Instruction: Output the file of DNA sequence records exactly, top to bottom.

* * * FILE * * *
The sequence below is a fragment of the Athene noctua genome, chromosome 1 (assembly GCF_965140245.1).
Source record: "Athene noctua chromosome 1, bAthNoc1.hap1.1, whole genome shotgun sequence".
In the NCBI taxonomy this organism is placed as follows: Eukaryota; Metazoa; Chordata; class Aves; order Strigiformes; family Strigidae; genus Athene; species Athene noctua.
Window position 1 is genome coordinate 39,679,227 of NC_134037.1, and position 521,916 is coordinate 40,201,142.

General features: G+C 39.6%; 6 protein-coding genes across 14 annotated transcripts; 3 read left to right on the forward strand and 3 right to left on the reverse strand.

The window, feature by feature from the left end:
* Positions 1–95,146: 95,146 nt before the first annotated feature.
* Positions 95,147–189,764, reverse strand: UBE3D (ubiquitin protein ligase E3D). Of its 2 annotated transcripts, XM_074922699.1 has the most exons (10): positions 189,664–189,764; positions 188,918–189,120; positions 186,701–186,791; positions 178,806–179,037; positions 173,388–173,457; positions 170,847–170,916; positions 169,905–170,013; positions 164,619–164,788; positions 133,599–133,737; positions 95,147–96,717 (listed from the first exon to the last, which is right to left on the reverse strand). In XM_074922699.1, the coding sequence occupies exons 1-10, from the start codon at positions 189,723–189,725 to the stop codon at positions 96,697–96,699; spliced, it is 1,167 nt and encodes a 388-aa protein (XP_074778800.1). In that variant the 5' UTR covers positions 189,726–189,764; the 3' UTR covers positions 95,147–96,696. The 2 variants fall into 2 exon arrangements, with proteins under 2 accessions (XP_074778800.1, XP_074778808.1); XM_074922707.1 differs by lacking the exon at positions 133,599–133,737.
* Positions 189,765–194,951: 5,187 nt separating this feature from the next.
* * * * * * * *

The sequence below is a fragment of the Athene noctua genome, chromosome 1 (assembly GCF_965140245.1).
Source record: "Athene noctua chromosome 1, bAthNoc1.hap1.1, whole genome shotgun sequence".
In the NCBI taxonomy this organism is placed as follows: Eukaryota; Metazoa; Chordata; class Aves; order Strigiformes; family Strigidae; genus Athene; species Athene noctua.
Window position 1 is genome coordinate 39,679,227 of NC_134037.1, and position 521,916 is coordinate 40,201,142.

General features: G+C 39.6%; 6 protein-coding genes across 14 annotated transcripts; 3 read left to right on the forward strand and 3 right to left on the reverse strand.

The window, feature by feature from the left end:
* Positions 1–95,146: 95,146 nt before the first annotated feature.
* Positions 95,147–189,764, reverse strand: UBE3D (ubiquitin protein ligase E3D). Of its 2 annotated transcripts, XM_074922699.1 has the most exons (10): positions 189,664–189,764; positions 188,918–189,120; positions 186,701–186,791; positions 178,806–179,037; positions 173,388–173,457; positions 170,847–170,916; positions 169,905–170,013; positions 164,619–164,788; positions 133,599–133,737; positions 95,147–96,717 (listed from the first exon to the last, which is right to left on the reverse strand). In XM_074922699.1, the coding sequence occupies exons 1-10, from the start codon at positions 189,723–189,725 to the stop codon at positions 96,697–96,699; spliced, it is 1,167 nt and encodes a 388-aa protein (XP_074778800.1). In that variant the 5' UTR covers positions 189,726–189,764; the 3' UTR covers positions 95,147–96,696. The 2 variants fall into 2 exon arrangements, with proteins under 2 accessions (XP_074778800.1, XP_074778808.1); XM_074922707.1 differs by lacking the exon at positions 133,599–133,737.
* Positions 189,765–194,951: 5,187 nt separating this feature from the next.